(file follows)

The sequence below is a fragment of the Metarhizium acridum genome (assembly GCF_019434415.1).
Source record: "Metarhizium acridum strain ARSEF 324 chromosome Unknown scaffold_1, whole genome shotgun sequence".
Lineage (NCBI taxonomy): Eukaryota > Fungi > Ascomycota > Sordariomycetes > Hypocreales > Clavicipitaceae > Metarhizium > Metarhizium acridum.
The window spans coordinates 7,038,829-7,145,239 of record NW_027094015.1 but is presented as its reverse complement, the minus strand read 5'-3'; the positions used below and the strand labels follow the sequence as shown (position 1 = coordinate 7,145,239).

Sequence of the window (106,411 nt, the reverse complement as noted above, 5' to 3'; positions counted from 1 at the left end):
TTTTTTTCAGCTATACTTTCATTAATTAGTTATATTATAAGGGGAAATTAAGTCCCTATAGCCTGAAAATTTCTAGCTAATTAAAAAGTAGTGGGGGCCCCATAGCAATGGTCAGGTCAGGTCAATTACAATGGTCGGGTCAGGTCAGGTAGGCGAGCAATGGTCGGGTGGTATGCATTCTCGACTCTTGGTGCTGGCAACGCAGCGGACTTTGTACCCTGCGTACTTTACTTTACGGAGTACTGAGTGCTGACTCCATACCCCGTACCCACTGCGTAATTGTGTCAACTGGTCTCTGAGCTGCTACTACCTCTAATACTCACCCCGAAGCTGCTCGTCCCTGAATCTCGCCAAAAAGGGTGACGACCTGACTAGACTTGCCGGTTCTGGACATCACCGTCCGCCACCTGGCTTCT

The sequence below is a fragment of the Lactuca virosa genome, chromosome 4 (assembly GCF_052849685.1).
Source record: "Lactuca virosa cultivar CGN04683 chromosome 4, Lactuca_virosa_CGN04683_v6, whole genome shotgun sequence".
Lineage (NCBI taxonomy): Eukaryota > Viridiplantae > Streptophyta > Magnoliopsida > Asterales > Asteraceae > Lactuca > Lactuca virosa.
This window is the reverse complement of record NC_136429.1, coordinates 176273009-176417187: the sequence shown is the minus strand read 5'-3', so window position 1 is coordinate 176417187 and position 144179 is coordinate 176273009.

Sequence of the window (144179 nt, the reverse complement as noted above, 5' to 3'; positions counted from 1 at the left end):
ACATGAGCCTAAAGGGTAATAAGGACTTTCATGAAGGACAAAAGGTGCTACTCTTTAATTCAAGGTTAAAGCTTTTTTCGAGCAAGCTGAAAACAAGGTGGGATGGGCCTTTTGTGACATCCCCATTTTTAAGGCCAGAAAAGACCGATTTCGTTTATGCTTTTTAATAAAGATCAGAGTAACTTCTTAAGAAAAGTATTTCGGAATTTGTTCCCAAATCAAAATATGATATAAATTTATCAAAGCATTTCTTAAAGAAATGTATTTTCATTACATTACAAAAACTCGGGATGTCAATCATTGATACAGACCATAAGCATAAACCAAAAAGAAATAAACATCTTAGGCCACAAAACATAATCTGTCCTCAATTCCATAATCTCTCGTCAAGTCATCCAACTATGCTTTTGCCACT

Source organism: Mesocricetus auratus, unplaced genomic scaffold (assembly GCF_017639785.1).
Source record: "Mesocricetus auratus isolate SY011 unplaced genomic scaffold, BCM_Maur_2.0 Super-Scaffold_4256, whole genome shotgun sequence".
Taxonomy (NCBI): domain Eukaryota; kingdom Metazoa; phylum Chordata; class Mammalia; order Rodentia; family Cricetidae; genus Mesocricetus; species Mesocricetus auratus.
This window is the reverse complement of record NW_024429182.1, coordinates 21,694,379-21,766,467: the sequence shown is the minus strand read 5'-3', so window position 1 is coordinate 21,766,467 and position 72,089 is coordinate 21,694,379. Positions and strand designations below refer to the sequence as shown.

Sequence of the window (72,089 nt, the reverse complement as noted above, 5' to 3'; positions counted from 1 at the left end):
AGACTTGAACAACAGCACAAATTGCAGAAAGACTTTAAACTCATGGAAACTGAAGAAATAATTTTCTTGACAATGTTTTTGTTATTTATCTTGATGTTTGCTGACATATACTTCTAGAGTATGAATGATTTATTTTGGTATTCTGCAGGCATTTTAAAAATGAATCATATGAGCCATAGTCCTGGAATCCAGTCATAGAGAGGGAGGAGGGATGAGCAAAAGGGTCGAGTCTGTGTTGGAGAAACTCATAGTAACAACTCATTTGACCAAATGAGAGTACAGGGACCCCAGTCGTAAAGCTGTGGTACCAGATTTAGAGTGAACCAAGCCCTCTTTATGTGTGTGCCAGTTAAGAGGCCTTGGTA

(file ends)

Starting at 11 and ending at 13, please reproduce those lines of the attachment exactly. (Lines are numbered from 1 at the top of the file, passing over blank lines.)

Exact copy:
Sequence of the window (144179 nt, the reverse complement as noted above, 5' to 3'; positions counted from 1 at the left end):
ACATGAGCCTAAAGGGTAATAAGGACTTTCATGAAGGACAAAAGGTGCTACTCTTTAATTCAAGGTTAAAGCTTTTTTCGAGCAAGCTGAAAACAAGGTGGGATGGGCCTTTTGTGACATCCCCATTTTTAAGGCCAGAAAAGACCGATTTCGTTTATGCTTTTTAATAAAGATCAGAGTAACTTCTTAAGAAAAGTATTTCGGAATTTGTTCCCAAATCAAAATATGATATAAATTTATCAAAGCATTTCTTAAAGAAATGTATTTTCATTACATTACAAAAACTCGGGATGTCAATCATTGATACAGACCATAAGCATAAACCAAAAAGAAATAAACATCTTAGGCCACAAAACATAATCTGTCCTCAATTCCATAATCTCTCGTCAAGTCATCCAACTATGCTTTTGCCACT

Source organism: Mesocricetus auratus, unplaced genomic scaffold (assembly GCF_017639785.1).